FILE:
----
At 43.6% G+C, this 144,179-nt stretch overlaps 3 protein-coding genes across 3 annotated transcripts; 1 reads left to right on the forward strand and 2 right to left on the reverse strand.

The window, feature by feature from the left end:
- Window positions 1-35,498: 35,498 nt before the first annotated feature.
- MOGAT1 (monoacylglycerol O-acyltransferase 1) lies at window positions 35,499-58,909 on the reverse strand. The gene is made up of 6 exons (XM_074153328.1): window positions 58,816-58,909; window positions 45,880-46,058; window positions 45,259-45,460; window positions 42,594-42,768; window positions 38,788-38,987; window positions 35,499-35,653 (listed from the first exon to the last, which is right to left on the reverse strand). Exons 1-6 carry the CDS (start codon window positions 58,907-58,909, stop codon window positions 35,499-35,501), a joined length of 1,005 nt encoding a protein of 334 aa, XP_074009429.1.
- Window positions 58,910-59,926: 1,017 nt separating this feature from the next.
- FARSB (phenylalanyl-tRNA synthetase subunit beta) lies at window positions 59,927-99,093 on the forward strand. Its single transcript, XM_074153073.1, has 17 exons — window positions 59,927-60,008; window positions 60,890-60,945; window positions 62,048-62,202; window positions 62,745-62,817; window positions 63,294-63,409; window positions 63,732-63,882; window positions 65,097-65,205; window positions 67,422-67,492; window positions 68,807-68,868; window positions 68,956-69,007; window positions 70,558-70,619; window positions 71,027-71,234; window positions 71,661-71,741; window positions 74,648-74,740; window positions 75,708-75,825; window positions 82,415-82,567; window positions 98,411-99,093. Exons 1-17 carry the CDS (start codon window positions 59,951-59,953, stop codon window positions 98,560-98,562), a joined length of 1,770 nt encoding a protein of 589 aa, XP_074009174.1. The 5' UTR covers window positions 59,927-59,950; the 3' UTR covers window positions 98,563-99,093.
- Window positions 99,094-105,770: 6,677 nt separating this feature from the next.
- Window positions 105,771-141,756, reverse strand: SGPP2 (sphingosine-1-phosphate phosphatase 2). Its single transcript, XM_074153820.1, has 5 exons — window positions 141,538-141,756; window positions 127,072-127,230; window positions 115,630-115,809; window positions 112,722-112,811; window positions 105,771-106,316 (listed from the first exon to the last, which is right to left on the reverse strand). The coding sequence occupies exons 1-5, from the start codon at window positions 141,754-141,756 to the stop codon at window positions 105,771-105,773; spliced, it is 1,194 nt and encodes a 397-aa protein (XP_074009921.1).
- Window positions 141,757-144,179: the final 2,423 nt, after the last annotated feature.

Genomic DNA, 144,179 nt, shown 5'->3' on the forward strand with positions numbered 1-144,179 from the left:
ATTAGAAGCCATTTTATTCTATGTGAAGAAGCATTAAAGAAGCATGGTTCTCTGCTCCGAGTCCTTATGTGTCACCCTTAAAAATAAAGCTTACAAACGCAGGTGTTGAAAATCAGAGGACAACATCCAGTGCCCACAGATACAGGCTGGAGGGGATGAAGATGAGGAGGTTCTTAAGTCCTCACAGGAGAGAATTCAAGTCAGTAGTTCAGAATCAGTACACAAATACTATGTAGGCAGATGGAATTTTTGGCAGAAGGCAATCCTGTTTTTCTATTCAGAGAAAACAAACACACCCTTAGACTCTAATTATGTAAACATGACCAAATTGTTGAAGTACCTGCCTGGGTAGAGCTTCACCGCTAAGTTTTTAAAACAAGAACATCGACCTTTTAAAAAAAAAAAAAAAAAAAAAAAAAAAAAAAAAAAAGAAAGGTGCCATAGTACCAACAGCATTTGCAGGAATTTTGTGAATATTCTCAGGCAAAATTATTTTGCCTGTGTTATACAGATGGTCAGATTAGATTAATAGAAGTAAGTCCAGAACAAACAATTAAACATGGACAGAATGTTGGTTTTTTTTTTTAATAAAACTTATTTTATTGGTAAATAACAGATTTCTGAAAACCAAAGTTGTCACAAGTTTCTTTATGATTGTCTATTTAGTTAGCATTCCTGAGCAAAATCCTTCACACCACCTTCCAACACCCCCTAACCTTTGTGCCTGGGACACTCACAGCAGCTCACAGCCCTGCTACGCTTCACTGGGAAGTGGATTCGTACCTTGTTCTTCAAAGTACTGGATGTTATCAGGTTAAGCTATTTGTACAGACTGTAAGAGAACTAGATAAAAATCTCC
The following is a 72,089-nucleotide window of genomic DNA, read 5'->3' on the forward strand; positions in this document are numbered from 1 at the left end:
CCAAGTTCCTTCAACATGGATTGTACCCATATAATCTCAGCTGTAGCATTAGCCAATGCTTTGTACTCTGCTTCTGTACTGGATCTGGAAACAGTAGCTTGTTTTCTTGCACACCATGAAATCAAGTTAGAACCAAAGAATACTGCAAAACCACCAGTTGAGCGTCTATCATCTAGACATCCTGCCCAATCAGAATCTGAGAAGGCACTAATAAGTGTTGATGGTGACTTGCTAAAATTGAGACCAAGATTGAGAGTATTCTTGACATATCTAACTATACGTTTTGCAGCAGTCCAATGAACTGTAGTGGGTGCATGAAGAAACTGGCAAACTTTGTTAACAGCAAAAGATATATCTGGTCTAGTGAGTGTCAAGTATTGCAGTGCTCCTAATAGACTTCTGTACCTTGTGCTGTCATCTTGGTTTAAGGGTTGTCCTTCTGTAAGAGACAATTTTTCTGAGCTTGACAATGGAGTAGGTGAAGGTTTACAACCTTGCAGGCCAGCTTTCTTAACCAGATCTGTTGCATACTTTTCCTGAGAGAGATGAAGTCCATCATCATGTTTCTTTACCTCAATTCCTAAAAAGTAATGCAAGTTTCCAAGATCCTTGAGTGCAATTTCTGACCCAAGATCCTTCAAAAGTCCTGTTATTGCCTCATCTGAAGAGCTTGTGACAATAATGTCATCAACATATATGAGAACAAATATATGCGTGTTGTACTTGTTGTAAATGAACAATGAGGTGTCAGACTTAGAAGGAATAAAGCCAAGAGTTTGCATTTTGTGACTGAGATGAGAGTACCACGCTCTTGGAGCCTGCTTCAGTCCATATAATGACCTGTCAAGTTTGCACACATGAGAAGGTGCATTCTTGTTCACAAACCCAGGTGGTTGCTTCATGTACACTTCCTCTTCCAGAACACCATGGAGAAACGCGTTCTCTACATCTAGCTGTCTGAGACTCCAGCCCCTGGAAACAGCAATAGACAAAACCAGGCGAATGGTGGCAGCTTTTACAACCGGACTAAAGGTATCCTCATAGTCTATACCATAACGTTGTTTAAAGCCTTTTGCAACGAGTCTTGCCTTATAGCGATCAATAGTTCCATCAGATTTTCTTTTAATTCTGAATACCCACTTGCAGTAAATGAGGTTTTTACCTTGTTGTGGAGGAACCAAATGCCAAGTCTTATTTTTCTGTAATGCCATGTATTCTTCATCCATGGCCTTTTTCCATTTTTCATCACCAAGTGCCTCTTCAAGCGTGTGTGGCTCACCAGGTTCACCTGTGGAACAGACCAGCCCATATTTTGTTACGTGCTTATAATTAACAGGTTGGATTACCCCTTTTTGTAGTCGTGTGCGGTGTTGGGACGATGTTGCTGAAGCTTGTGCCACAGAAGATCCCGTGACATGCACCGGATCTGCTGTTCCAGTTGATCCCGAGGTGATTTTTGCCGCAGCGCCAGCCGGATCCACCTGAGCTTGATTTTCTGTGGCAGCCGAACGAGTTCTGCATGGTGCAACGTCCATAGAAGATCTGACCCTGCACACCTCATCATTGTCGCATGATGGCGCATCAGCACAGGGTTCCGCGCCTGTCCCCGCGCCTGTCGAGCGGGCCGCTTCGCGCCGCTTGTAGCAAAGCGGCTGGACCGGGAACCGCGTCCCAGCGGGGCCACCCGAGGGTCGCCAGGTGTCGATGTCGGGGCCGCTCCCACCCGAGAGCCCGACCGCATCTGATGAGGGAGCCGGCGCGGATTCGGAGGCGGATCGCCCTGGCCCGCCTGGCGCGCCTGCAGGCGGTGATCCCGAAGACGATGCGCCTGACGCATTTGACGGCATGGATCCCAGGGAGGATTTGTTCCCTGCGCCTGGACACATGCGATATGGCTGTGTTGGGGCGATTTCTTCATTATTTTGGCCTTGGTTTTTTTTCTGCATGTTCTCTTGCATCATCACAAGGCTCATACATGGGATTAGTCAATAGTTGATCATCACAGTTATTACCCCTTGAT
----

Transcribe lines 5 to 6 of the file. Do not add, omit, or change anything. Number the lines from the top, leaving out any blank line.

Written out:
- Window positions 58,910-59,926: 1,017 nt separating this feature from the next.
- FARSB (phenylalanyl-tRNA synthetase subunit beta) lies at window positions 59,927-99,093 on the forward strand. Its single transcript, XM_074153073.1, has 17 exons — window positions 59,927-60,008; window positions 60,890-60,945; window positions 62,048-62,202; window positions 62,745-62,817; window positions 63,294-63,409; window positions 63,732-63,882; window positions 65,097-65,205; window positions 67,422-67,492; window positions 68,807-68,868; window positions 68,956-69,007; window positions 70,558-70,619; window positions 71,027-71,234; window positions 71,661-71,741; window positions 74,648-74,740; window positions 75,708-75,825; window positions 82,415-82,567; window positions 98,411-99,093. Exons 1-17 carry the CDS (start codon window positions 59,951-59,953, stop codon window positions 98,560-98,562), a joined length of 1,770 nt encoding a protein of 589 aa, XP_074009174.1. The 5' UTR covers window positions 59,927-59,950; the 3' UTR covers window positions 98,563-99,093.